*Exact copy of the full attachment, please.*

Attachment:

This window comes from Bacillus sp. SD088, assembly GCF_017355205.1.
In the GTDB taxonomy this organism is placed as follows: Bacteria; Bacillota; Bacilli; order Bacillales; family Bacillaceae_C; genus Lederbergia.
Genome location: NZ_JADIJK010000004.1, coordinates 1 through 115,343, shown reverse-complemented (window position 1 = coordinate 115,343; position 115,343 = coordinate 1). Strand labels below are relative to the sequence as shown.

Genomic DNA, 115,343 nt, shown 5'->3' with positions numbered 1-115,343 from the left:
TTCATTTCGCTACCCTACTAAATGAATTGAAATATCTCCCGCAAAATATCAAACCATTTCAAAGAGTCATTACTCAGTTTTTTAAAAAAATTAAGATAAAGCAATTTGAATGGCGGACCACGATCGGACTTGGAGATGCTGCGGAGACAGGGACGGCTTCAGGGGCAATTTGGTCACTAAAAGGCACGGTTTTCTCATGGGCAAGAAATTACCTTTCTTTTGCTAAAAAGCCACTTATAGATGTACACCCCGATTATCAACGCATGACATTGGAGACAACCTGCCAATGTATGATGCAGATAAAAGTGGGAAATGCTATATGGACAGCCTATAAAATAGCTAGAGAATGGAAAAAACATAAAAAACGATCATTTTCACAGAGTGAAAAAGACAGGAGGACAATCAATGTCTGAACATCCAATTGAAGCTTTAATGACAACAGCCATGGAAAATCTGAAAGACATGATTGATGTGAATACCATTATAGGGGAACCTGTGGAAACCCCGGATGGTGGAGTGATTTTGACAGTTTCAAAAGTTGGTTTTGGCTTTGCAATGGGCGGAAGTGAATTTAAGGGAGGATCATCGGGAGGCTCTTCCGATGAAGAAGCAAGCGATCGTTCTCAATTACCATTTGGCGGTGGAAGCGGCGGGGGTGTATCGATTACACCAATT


This window comes from Bacillus sp. SD088, assembly GCF_017355205.1.
In the GTDB taxonomy this organism is placed as follows: Bacteria; Bacillota; Bacilli; order Bacillales; family Bacillaceae_C; genus Lederbergia.
Genome location: NZ_JADIJK010000004.1, coordinates 1 through 115,343, shown reverse-complemented (window position 1 = coordinate 115,343; position 115,343 = coordinate 1). Strand labels below are relative to the sequence as shown.

Genomic DNA, 115,343 nt, shown 5'->3' with positions numbered 1-115,343 from the left:
TTCATTTCGCTACCCTACTAAATGAATTGAAATATCTCCCGCAAAATATCAAACCATTTCAAAGAGTCATTACTCAGTTTTTTAAAAAAATTAAGATAAAGCAATTTGAATGGCGGACCACGATCGGACTTGGAGATGCTGCGGAGACAGGGACGGCTTCAGGGGCAATTTGGTCACTAAAAGGCACGGTTTTCTCATGGGCAAGAAATTACCTTTCTTTTGCTAAAAAGCCACTTATAGATGTACACCCCGATTATCAACGCATGACATTGGAGACAACCTGCCAATGTATGATGCAGATAAAAGTGGGAAATGCTATATGGACAGCCTATAAAATAGCTAGAGAATGGAAAAAACATAAAAAACGATCATTTTCACAGAGTGAAAAAGACAGGAGGACAATCAATGTCTGAACATCCAATTGAAGCTTTAATGACAACAGCCATGGAAAATCTGAAAGACATGATTGATGTGAATACCATTATAGGGGAACCTGTGGAAACCCCGGATGGTGGAGTGATTTTGACAGTTTCAAAAGTTGGTTTTGGCTTTGCAATGGGCGGAAGTGAATTTAAGGGAGGATCATCGGGAGGCTCTTCCGATGAAGAAGCAAGCGATCGTTCTCAATTACCATTTGGCGGTGGAAGCGGCGGGGGTGTATCGATTACACCAATT